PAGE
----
In the wake of the financial crisis, the Adjustable Rate Mortgage (ARM) got a bad reputation.
Of course, there was no lack of evidence in the case against ARMs. There were many negative characteristics associated with these loans, including balloon payments, rate and payment shock, prepayment penalties and negative amortization. And it would not be an overstatement to say that each of these negative aspects contributed to the mortgage meltdown and recession that followed.
Luckily, the politicians in Washington - in their infinite wisdom -pushed through a heap of financial regulations in response to the financial crisis. With the implementation of Dodd-Frank, balloon payments, prepayment penalties, no qualifiers and negative amortizing loans were outlawed, thus weakening the case against the ARM substantially.
Still, many borrowers are not aware the negative aspects of ARMs have been banned. Even so, why would you opt for an ARM when a much less risky and much easier to understand fixed-rate loan is available?
The short answer is money.
If saving tens of thousands of dollars over the course of seven years simply by making a lower monthly payment sounds like a good thing, an ARM could be for you. Before I get into the numbers, consider that most people who choose a fixed rate loan end up refinancing after less than seven years in favor of a loan with better terms.
Many adjustable rate mortgages have an initial seven-year period in which the rate is locked. In a situation in which the loan amount is $424,000, a 30-year loan would have a fixed rate of 3.625 and a payment of approximately $1,934 per month. With an ARM for the same amount, the rate would be around 2.875 and the monthly payment would be about $1,760.
As the seven-year period slowly ticks by, the homeowner with the ARM and the lower monthly payment would accumulate a savings of more than $14,600 that could be allocated toward the principal, or a new car, boat or TV.
In the case of a larger loan amount - $750,000, for example - the savings mount up considerably. An ARM with a seven-year lock in this situation would have a payment of about $3,112 and a 2.875 percent interest rate. A 30-year fixed, on the other hand, would have a monthly payment of $3,527 and a 3.875 percent interest rate. That amounts to almost $35,000 over seven years!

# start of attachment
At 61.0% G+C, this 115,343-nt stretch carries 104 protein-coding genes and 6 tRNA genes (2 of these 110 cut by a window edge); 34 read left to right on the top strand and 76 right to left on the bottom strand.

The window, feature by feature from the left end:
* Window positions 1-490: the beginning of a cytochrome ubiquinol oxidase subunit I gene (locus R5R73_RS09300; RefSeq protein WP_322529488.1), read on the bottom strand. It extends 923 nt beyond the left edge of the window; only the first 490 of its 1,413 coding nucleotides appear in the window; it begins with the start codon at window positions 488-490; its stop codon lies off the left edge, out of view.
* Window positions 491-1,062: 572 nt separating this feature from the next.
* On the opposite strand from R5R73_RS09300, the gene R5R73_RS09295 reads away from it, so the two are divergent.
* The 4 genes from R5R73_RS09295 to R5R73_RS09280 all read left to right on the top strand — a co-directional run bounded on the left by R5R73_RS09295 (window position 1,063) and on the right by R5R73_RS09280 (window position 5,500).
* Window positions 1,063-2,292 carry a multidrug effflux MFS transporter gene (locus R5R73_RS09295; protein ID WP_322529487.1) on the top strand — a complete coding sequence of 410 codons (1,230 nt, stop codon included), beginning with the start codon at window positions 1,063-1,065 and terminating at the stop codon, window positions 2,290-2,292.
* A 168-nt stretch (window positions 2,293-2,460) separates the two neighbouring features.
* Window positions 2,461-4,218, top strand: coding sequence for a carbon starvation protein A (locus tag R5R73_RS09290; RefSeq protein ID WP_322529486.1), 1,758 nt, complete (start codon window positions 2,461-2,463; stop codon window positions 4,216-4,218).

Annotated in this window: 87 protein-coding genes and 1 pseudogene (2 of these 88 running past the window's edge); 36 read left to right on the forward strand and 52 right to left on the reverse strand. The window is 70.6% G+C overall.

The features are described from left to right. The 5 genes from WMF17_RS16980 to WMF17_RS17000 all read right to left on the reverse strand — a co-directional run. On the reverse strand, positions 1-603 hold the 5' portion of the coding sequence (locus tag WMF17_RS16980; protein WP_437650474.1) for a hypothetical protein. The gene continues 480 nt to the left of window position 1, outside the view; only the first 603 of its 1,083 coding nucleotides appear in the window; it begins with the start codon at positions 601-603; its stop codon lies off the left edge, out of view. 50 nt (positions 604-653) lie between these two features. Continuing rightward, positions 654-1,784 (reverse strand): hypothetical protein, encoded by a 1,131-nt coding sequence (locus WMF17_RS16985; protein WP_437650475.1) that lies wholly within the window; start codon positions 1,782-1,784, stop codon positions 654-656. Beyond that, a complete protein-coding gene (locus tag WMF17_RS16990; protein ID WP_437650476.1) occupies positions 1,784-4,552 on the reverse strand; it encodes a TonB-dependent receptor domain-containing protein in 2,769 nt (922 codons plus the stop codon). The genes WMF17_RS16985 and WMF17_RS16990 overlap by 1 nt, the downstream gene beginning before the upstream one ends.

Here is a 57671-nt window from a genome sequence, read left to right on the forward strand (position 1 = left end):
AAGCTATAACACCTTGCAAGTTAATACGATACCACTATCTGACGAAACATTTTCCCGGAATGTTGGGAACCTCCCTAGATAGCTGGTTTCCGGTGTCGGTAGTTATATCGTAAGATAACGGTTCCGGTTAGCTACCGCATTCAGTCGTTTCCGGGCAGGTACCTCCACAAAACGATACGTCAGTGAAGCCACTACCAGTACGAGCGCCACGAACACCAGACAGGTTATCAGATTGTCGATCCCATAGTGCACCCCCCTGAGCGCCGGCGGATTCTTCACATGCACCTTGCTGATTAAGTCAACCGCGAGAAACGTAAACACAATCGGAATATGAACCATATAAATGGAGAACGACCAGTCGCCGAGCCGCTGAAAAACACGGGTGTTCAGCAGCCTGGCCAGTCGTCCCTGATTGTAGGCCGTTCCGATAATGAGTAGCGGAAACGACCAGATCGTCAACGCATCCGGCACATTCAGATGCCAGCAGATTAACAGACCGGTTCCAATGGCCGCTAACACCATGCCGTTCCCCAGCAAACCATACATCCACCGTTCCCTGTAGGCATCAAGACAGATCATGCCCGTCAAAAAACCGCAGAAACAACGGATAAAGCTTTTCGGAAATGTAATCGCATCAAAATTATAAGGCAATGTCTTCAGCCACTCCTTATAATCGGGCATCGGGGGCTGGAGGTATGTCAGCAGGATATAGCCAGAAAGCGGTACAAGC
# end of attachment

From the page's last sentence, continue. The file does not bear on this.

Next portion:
When you consider that most borrowers with fixed rate mortgages probably refinance sometime before the loan is seven years old - most likely spending a significant amount in closing costs and other fees - it becomes even easier to see why many people believe an ARM is a good option. The point is compounded by the fact that many ARMs are easier to qualify for versus a conventional 30-year fixed.
Of course, if you are speculating that interest rates will rise significantly over the next seven years or so, a standard 30-year fixed rate loan could be the best path for you to choose. Even if you think interest rates will stay the same or only increase by a small amount, yet your tolerance for risk is low, a 30-year fixed could be the best choice.
The safest, most effective strategy is to evaluate your financial situation and sift through all your options, utilizing every possible resource.
Give me a call at the number below and I will help you understand every option that is available to you, then help you decide on the best course of action to meet your needs and goals for the future.
Patrick Stoy (NMLS Numbers 39527 and 39166) has 18 years of mortgage lending experience. Patrick is CEO of Wilmington-based Market Consulting Mortgage, which he started in 2005 with a mission to build lifelong customer relationships by providing real value. To learn more about Marketing Consulting Mortgage, visit www.macmtg.com. Patrick can be reached at [email protected] or 910-509-7105.
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